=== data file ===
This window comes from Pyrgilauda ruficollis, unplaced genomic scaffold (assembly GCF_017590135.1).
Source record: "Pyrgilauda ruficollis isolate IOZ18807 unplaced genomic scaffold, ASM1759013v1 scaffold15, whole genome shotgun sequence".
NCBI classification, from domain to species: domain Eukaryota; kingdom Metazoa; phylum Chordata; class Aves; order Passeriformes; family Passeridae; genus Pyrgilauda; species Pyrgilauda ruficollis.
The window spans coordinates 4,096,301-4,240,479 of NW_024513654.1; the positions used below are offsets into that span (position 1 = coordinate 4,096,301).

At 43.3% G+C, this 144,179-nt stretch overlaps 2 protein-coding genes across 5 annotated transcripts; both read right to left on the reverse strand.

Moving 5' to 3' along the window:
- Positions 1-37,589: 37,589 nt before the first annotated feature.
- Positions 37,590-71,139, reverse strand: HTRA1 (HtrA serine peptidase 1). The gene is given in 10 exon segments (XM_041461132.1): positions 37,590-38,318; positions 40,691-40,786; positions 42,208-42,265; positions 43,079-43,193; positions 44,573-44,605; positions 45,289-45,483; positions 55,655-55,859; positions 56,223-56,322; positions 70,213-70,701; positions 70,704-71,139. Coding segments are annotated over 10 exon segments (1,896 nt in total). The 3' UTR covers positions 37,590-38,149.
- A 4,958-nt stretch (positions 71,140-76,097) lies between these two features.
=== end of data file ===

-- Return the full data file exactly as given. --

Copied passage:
This window comes from Pyrgilauda ruficollis, unplaced genomic scaffold (assembly GCF_017590135.1).
Source record: "Pyrgilauda ruficollis isolate IOZ18807 unplaced genomic scaffold, ASM1759013v1 scaffold15, whole genome shotgun sequence".
NCBI classification, from domain to species: domain Eukaryota; kingdom Metazoa; phylum Chordata; class Aves; order Passeriformes; family Passeridae; genus Pyrgilauda; species Pyrgilauda ruficollis.
The window spans coordinates 4,096,301-4,240,479 of NW_024513654.1; the positions used below are offsets into that span (position 1 = coordinate 4,096,301).

At 43.3% G+C, this 144,179-nt stretch overlaps 2 protein-coding genes across 5 annotated transcripts; both read right to left on the reverse strand.

Moving 5' to 3' along the window:
- Positions 1-37,589: 37,589 nt before the first annotated feature.
- Positions 37,590-71,139, reverse strand: HTRA1 (HtrA serine peptidase 1). The gene is given in 10 exon segments (XM_041461132.1): positions 37,590-38,318; positions 40,691-40,786; positions 42,208-42,265; positions 43,079-43,193; positions 44,573-44,605; positions 45,289-45,483; positions 55,655-55,859; positions 56,223-56,322; positions 70,213-70,701; positions 70,704-71,139. Coding segments are annotated over 10 exon segments (1,896 nt in total). The 3' UTR covers positions 37,590-38,149.
- A 4,958-nt stretch (positions 71,140-76,097) lies between these two features.